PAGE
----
Roadsides along the shipbuilding waterfront, and throughout Barrio Logan, are packed with the vehicles of military personnel, contractors and shipbuilding employees who otherwise have nowhere else to park closer to work sites.
Assembling the necessary properties to build parking facilities — if owners wanted to sell — is daunting from a cost perspective, and many of those sites could also face added costs and delays for environmental cleanups, Greenberg said.
As a practical matter, shipbuilding subcontractors and related businesses would have few local relocation alternatives if they are squeezed out by rezoning. The major contractors, Colliers International Senior Vice President Shane Harmon said, generally need their supply and service vendors to be no more than five miles from local shipbuilding sites, in order to quickly address issues that arise during the workday.
“It’s very tough to compete if you are not located near the shipbuilders,” said Nick Price, senior associate in the San Diego office of Voit Real Estate Services. “Just being located three blocks closer than another company is going to be a big advantage in terms of response times.”
Waterfront-Adjacent Space Scarce
Outside Barrio Logan, most of the highly desirable workspaces for shipbuilding subcontractors are to the south in National City and Chula Vista. However, little space remains on
waterfront-adjacent industrial and office campuses in those cities.
Businesses that wanted to leave or avoid Barrio Logan would face tight market conditions in both locations. Price noted that Chula Vista’s hub for shipbuilding-related companies currently has a 4.8 percent vacancy rate, and a similar area of National City is event tighter, at 2.75 percent.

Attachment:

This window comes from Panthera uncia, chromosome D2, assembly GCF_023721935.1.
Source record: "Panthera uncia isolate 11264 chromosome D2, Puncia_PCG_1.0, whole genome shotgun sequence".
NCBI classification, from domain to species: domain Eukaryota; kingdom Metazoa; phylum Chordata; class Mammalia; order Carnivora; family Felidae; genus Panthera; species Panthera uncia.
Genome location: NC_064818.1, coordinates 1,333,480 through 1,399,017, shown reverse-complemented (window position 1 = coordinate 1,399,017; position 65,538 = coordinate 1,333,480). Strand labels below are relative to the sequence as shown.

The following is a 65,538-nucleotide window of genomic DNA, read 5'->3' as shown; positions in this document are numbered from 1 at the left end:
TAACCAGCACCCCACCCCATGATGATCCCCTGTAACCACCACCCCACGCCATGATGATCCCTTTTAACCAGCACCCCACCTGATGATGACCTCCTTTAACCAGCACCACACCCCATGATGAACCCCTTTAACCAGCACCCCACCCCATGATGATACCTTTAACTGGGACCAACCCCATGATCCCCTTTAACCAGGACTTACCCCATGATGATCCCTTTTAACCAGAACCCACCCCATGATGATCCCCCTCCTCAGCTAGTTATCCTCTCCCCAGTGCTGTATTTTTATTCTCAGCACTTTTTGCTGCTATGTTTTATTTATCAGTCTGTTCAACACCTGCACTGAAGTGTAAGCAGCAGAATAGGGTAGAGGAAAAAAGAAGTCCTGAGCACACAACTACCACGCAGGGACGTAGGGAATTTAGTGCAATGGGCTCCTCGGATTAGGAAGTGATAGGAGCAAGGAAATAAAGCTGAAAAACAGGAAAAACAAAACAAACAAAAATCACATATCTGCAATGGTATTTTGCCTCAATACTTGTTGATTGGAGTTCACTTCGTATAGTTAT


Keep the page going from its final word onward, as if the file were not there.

With low availabilities come rents in those neighborhoods that are on par with high-demand central San Diego submarkets like Miramar and Kearny Mesa — not feasible for many smaller companies that do business with military shipbuilders.
The Pentagon’s recent Pacific-focused approach to military readiness is among factors keeping San Diego a vital hub for shipbuilding. But the long-term upshot of further restrictions in Barrio Logan, brokers said, is that defense contractors and subcontractors will seek out other U.S. locations where land is more plentiful and favorable to their logistics, and where zoning is less restrictive.
“We will lose many jobs and businesses that work with the Navy because they won’t have the ability to locate in the area that accommodates them,” Price said. “Ships will be sent to other cities like Bremerton, Washington, in order to be built or repaired.”
Greenberg said there are other places where the military has established shipbuilding operations — in states such as Mississippi and Virginia — that might draw more shipbuilding and repair operations their way over the long term. A shipyard in Pascagoula, Mississippi, for instance, spans 800 water-adjacent acres with room for production expansion.
San Diego’s shipbuilding waterfront is essentially landlocked. Barrio Logan is bordered roughly by downtown’s East Village to the northwest, I-5 to the northeast and San Diego Bay to the southwest.
Much of the neighborhood’s industrial section runs along the northeastern border of Naval Station San Diego, while industrial and residential elements currently mingle throughout Barrio Logan.